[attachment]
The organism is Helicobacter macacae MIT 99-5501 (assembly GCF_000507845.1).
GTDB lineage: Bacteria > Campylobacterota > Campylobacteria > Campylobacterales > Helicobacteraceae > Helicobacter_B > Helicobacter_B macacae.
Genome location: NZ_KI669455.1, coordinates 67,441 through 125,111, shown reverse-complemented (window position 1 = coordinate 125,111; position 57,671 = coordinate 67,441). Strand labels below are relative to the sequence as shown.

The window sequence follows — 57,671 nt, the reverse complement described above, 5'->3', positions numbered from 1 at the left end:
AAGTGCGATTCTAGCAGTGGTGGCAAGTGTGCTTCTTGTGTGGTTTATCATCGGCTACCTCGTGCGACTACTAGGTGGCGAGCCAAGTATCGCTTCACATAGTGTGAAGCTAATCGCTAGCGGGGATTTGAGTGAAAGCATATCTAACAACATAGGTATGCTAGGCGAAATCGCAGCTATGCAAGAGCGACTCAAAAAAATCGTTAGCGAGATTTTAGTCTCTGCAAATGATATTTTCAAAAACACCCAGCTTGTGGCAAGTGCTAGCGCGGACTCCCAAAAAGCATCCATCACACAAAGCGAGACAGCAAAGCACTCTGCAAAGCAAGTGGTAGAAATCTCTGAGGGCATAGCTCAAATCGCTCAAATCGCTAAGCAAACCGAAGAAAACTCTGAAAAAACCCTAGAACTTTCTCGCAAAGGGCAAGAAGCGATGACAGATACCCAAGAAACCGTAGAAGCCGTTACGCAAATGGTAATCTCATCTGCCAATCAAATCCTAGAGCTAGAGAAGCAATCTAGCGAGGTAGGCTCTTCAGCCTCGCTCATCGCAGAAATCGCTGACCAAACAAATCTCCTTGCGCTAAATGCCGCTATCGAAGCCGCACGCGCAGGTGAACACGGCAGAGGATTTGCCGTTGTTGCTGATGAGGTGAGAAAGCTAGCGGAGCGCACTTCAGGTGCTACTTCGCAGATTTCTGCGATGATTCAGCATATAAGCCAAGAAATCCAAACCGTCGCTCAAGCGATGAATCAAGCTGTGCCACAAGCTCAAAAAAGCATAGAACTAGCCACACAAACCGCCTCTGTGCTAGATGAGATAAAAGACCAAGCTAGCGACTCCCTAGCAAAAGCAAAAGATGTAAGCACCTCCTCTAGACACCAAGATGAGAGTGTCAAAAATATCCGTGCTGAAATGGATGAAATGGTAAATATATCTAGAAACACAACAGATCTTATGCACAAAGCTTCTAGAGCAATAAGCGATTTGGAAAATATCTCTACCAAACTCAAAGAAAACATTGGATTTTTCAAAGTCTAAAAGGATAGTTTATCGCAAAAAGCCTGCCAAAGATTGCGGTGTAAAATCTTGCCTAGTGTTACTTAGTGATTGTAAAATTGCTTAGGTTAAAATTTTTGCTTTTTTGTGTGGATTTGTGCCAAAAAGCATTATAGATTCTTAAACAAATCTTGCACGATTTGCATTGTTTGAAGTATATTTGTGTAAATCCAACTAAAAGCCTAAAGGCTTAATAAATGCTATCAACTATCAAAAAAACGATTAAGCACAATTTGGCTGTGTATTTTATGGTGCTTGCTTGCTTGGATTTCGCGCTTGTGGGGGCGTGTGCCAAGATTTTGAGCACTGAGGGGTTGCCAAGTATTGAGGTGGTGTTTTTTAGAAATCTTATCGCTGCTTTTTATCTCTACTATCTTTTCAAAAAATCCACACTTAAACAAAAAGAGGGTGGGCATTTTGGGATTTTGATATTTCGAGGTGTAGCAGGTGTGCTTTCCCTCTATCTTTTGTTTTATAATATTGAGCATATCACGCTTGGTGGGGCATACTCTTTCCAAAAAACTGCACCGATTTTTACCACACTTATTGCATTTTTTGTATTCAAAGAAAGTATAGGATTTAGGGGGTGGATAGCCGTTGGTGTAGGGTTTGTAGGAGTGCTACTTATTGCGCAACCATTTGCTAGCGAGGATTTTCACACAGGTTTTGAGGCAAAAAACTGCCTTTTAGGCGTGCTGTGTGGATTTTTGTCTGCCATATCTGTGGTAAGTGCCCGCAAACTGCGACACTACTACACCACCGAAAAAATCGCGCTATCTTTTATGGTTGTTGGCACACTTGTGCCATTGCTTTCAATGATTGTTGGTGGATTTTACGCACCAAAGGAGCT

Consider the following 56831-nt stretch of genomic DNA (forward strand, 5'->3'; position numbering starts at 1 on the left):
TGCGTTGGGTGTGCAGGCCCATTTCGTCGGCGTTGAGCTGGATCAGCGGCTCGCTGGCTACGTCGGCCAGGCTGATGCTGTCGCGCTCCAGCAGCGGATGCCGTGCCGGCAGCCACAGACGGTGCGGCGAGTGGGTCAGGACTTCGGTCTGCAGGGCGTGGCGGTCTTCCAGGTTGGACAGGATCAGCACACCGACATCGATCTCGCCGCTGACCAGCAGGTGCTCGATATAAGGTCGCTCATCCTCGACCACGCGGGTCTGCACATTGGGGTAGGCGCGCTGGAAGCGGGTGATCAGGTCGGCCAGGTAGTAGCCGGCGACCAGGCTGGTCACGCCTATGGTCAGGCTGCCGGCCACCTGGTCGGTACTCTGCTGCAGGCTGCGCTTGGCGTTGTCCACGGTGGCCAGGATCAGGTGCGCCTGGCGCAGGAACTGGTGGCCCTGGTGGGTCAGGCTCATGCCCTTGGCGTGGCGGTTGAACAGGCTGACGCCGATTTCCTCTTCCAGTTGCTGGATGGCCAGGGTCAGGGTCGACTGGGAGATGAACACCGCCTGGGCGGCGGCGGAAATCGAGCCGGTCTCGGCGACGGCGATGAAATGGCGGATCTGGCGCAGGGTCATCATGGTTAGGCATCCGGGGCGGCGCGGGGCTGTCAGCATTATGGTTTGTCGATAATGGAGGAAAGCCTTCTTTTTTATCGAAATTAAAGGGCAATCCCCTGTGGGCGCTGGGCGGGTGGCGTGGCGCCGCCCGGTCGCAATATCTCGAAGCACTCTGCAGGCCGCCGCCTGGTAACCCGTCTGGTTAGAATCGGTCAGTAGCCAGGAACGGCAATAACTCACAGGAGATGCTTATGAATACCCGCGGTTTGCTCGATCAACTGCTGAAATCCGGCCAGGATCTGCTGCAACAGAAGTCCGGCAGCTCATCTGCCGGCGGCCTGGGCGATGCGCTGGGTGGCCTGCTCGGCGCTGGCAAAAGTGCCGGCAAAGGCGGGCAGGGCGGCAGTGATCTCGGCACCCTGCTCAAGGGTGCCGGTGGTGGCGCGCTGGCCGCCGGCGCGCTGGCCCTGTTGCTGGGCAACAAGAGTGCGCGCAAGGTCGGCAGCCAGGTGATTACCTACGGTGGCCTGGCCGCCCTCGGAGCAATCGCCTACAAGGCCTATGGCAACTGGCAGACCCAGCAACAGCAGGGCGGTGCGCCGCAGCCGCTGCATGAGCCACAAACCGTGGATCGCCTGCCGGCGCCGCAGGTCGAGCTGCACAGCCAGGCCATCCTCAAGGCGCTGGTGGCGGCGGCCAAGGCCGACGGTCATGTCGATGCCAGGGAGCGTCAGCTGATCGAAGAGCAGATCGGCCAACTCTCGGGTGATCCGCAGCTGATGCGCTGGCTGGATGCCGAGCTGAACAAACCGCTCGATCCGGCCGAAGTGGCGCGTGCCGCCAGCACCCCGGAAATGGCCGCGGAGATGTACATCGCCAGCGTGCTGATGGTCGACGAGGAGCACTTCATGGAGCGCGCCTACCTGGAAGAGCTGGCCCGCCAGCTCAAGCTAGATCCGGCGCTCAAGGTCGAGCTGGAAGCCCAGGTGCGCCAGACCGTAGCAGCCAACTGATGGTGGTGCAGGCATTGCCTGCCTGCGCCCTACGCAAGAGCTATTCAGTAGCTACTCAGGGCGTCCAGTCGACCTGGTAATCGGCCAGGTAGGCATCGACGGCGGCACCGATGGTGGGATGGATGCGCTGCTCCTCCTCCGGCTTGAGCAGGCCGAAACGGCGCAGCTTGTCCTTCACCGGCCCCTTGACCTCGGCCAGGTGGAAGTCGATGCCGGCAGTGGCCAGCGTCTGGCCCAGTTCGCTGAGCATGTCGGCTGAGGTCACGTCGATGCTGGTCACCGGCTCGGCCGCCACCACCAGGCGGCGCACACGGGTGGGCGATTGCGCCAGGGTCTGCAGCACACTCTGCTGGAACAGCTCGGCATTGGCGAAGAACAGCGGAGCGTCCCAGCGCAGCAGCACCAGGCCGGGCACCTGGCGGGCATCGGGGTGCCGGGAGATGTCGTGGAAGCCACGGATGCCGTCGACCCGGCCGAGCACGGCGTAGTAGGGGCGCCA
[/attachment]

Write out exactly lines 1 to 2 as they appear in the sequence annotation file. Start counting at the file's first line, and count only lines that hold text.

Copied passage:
The organism is Helicobacter macacae MIT 99-5501 (assembly GCF_000507845.1).
GTDB lineage: Bacteria > Campylobacterota > Campylobacteria > Campylobacterales > Helicobacteraceae > Helicobacter_B > Helicobacter_B macacae.